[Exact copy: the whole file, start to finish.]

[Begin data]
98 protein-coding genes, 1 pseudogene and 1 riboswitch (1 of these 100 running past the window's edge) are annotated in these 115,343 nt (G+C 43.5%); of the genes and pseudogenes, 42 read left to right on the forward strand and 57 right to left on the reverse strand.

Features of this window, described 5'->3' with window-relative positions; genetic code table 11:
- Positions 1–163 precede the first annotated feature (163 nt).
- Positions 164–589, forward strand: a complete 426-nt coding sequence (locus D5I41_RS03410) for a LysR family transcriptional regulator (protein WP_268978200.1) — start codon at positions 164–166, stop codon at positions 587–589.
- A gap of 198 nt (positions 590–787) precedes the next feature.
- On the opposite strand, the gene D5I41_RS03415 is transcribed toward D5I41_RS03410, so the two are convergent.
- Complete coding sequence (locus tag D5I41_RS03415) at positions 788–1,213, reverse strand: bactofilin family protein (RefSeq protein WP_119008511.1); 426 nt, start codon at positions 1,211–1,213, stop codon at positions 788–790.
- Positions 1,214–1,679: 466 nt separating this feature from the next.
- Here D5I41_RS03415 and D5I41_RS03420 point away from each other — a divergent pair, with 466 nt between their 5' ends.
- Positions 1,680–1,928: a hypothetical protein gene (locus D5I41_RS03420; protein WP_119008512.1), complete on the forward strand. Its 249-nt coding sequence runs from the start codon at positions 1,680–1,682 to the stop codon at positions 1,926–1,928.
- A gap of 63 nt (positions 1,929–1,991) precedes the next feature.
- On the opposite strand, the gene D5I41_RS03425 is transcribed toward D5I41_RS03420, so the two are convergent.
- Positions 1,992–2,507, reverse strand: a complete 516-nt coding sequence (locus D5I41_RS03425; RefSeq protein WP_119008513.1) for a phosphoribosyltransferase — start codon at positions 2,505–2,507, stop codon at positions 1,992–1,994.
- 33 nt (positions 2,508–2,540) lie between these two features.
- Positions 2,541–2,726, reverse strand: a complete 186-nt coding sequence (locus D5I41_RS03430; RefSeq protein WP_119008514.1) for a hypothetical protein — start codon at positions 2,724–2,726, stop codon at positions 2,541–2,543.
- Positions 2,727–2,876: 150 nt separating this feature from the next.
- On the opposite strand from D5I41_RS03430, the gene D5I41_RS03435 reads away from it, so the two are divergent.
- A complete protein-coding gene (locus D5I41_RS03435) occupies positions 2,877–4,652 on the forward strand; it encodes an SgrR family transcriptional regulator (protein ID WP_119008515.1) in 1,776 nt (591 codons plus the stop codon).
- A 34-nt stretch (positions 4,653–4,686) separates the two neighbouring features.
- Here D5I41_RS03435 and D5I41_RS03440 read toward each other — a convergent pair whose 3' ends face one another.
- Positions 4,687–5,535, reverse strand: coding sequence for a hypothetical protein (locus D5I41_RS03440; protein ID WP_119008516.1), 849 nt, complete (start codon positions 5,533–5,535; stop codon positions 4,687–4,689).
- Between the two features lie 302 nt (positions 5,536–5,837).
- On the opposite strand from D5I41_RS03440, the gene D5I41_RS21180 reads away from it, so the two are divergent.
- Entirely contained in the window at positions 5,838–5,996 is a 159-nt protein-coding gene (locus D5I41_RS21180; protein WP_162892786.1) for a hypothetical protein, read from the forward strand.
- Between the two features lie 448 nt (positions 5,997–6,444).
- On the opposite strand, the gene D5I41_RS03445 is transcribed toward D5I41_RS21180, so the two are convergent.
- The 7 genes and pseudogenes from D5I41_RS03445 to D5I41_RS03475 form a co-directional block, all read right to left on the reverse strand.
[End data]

98 protein-coding genes, 1 pseudogene and 1 riboswitch (1 of these 100 running past the window's edge) are annotated in these 115,343 nt (G+C 43.5%); of the genes and pseudogenes, 42 read left to right on the forward strand and 57 right to left on the reverse strand.

Features of this window, described 5'->3' with window-relative positions; genetic code table 11:
- Positions 1–163 precede the first annotated feature (163 nt).
- Positions 164–589, forward strand: a complete 426-nt coding sequence (locus D5I41_RS03410) for a LysR family transcriptional regulator (protein WP_268978200.1) — start codon at positions 164–166, stop codon at positions 587–589.
- A gap of 198 nt (positions 590–787) precedes the next feature.
- On the opposite strand, the gene D5I41_RS03415 is transcribed toward D5I41_RS03410, so the two are convergent.
- Complete coding sequence (locus tag D5I41_RS03415) at positions 788–1,213, reverse strand: bactofilin family protein (RefSeq protein WP_119008511.1); 426 nt, start codon at positions 1,211–1,213, stop codon at positions 788–790.
- Positions 1,214–1,679: 466 nt separating this feature from the next.
- Here D5I41_RS03415 and D5I41_RS03420 point away from each other — a divergent pair, with 466 nt between their 5' ends.
- Positions 1,680–1,928: a hypothetical protein gene (locus D5I41_RS03420; protein WP_119008512.1), complete on the forward strand. Its 249-nt coding sequence runs from the start codon at positions 1,680–1,682 to the stop codon at positions 1,926–1,928.
- A gap of 63 nt (positions 1,929–1,991) precedes the next feature.
- On the opposite strand, the gene D5I41_RS03425 is transcribed toward D5I41_RS03420, so the two are convergent.
- Positions 1,992–2,507, reverse strand: a complete 516-nt coding sequence (locus D5I41_RS03425; RefSeq protein WP_119008513.1) for a phosphoribosyltransferase — start codon at positions 2,505–2,507, stop codon at positions 1,992–1,994.
- 33 nt (positions 2,508–2,540) lie between these two features.
- Positions 2,541–2,726, reverse strand: a complete 186-nt coding sequence (locus D5I41_RS03430; RefSeq protein WP_119008514.1) for a hypothetical protein — start codon at positions 2,724–2,726, stop codon at positions 2,541–2,543.
- Positions 2,727–2,876: 150 nt separating this feature from the next.
- On the opposite strand from D5I41_RS03430, the gene D5I41_RS03435 reads away from it, so the two are divergent.
- A complete protein-coding gene (locus D5I41_RS03435) occupies positions 2,877–4,652 on the forward strand; it encodes an SgrR family transcriptional regulator (protein ID WP_119008515.1) in 1,776 nt (591 codons plus the stop codon).
- A 34-nt stretch (positions 4,653–4,686) separates the two neighbouring features.
- Here D5I41_RS03435 and D5I41_RS03440 read toward each other — a convergent pair whose 3' ends face one another.
- Positions 4,687–5,535, reverse strand: coding sequence for a hypothetical protein (locus D5I41_RS03440; protein ID WP_119008516.1), 849 nt, complete (start codon positions 5,533–5,535; stop codon positions 4,687–4,689).
- Between the two features lie 302 nt (positions 5,536–5,837).
- On the opposite strand from D5I41_RS03440, the gene D5I41_RS21180 reads away from it, so the two are divergent.
- Entirely contained in the window at positions 5,838–5,996 is a 159-nt protein-coding gene (locus D5I41_RS21180; protein WP_162892786.1) for a hypothetical protein, read from the forward strand.
- Between the two features lie 448 nt (positions 5,997–6,444).
- On the opposite strand, the gene D5I41_RS03445 is transcribed toward D5I41_RS21180, so the two are convergent.
- The 7 genes and pseudogenes from D5I41_RS03445 to D5I41_RS03475 form a co-directional block, all read right to left on the reverse strand.